From the voice and the facial expressions to the tan and the poorly tailored suit, Alec Baldwin rocketed to the top of the Donald Trump impersonators list on "Saturday Night Live" this weekend. The comedian flat-out nailed Trump's many idiosyncrasies.
But Baldwin's impression of the Republican presidential nominee remained safely in the realm of absurdist humor, never venturing into the territory of truly biting satire. An article by The Washington Post's David Weigel asked Friday, "Can SNL take down Donald Trump? Is it going to try?" The answer, at least for now, appears to be no.
As expected, the opening sketch Saturday parodied last week's presidential debate between Trump and Hillary Clinton.
"Good evening, America," Baldwin-as-Trump said in his opening statement. "I am going to be so good tonight. I am going to be so calm and so presidential."
With a boast and a locker-room joke, Baldwin immediately captured Trump's style.
Later, Baldwin hit on three other Trump habits — repeating phrases, making excuses and peddling conspiracy theories: "My microphone is broken. She broke it. With Obama. She and Obama stole my microphone. They took it to Kenya. They took my microphone to Kenya, and they broke it, and now it's broken."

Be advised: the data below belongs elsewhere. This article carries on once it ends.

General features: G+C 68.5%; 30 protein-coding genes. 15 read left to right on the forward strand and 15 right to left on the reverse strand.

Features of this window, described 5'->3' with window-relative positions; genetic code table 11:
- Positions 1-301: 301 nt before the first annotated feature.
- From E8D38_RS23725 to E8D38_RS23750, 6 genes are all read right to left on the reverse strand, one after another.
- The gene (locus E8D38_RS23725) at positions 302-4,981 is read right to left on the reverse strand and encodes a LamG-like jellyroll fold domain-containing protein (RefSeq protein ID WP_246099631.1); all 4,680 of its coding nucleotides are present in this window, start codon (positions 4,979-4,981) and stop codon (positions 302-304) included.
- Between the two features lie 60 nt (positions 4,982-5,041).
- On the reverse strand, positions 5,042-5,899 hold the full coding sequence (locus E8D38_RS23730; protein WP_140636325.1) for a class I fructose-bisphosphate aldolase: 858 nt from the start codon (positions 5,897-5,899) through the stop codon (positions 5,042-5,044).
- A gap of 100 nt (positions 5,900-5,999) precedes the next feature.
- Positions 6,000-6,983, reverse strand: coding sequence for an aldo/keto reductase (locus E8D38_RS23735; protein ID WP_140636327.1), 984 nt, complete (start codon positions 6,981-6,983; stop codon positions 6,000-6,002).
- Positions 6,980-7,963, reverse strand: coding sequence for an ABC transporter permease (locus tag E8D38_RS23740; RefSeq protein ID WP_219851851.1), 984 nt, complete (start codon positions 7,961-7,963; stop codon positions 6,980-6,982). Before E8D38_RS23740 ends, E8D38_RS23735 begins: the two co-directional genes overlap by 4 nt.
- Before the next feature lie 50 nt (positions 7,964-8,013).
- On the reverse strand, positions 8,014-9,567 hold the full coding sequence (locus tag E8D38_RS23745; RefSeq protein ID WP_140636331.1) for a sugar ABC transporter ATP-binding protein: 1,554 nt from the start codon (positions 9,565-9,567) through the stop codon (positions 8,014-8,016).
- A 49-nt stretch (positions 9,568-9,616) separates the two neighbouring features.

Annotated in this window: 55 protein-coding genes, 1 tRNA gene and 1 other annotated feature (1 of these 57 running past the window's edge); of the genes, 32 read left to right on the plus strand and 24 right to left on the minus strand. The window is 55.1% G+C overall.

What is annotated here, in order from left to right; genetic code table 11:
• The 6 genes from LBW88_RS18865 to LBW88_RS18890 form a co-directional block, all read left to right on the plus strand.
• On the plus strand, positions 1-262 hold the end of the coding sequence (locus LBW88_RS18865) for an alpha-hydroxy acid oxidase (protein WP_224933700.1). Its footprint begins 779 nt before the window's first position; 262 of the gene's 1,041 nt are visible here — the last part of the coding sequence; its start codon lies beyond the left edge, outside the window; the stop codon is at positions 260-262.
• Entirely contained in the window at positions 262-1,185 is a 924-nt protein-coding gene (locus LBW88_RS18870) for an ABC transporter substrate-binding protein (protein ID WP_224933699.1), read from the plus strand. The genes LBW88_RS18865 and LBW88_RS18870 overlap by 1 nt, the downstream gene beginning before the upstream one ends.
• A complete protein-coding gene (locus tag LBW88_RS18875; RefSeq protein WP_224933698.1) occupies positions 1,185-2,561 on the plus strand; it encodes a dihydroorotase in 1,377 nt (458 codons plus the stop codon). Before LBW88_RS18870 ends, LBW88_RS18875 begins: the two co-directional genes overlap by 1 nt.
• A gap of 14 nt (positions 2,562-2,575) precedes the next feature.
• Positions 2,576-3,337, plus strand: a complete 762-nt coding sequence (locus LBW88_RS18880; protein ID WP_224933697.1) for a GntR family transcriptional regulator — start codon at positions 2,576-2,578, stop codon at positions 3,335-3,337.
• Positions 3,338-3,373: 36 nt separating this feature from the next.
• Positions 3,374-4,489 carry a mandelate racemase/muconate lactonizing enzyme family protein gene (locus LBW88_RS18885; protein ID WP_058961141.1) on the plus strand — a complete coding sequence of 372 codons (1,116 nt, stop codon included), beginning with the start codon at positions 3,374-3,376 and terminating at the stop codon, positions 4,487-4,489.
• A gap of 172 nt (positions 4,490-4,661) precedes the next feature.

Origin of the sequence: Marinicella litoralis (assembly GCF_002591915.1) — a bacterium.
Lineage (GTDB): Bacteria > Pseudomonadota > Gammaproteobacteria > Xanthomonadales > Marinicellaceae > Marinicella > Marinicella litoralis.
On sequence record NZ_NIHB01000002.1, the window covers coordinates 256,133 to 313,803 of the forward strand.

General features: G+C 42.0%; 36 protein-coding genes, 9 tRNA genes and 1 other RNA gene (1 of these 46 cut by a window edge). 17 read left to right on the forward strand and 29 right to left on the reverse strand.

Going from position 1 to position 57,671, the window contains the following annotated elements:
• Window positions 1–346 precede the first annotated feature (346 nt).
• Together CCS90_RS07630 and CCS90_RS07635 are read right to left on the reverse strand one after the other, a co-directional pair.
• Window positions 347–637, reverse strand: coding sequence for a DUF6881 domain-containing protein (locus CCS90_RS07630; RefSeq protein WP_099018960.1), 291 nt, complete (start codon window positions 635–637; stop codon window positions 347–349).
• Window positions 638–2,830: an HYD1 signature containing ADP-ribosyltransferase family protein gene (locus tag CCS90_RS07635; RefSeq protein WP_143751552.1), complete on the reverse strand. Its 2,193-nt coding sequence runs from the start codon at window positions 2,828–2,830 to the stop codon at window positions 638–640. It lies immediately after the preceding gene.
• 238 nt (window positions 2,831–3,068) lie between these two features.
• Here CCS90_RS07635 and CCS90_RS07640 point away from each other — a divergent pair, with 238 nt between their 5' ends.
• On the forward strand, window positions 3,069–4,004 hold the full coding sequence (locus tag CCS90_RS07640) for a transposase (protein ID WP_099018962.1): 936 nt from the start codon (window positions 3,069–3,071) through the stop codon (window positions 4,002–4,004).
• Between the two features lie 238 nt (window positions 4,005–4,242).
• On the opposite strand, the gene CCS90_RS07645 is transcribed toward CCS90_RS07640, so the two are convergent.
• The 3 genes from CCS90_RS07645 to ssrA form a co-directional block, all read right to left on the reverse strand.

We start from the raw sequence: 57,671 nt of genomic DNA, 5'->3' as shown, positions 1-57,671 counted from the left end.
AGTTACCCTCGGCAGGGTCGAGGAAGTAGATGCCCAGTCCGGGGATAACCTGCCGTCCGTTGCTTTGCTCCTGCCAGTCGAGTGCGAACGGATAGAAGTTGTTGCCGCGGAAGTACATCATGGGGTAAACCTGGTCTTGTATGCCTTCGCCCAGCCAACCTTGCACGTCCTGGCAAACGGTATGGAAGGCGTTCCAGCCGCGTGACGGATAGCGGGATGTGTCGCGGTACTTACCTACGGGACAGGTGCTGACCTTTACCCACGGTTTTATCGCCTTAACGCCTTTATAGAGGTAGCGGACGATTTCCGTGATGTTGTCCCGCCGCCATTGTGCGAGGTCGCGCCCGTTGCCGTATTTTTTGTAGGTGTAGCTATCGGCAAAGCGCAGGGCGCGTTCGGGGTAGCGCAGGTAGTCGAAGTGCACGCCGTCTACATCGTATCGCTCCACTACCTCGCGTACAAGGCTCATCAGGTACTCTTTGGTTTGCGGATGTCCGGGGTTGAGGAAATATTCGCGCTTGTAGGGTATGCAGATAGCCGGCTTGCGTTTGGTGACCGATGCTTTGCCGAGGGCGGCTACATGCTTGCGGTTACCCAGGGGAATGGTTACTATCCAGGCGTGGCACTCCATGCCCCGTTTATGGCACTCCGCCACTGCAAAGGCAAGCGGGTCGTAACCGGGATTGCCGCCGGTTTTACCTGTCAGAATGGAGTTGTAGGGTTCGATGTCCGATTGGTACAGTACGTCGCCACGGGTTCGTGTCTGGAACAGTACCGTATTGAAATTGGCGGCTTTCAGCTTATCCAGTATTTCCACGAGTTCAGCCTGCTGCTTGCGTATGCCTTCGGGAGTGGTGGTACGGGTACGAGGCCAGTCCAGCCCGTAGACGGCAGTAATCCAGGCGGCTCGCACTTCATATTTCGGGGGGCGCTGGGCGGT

Other jokes centered on Trump's hair, his pronunciation of "China" and his debate-night sniffles. It was funny stuff, but it is unlikely to satisfy critics such as comedian Samantha Bee, who a couple weeks ago shredded NBC for normalizing Trump through shows like "Saturday Night Live."
"To its credit," Bee said on her weekly TBS show, "NBC did sever ties with Trump after he called Mexicans rapists — if by severing ties you mean inviting him on their flagship comedy programs to show millions of Americans what a fun guy he is."
Last June, NBC said it was ending its business relationship with Trump, who had been the longtime host of "The Apprentice" and the network’s partner on telecasts of the Miss USA and Miss Universe pageants. Five months later, however, the network invited Trump to host "Saturday Night Live," and the real estate mogul has appeared with Jimmy Fallon on "The Tonight Show" three times since September 2015.
Some late-night shows, including Bee's "Full Frontal," have taken an oppositional, hard-edge approach to Trump comedy. Even on NBC, Seth Meyers — a former SNL cast member — has described Trump as "a race-baiting, xenophobic serial liar who peddles conspiracy theories and thinks the National Enquirer is a real newspaper."
As it begins a new season with barely a month to go before Election Day, "Saturday Night Live" looks like it will avoid such commentary and stick to more lighthearted laughs.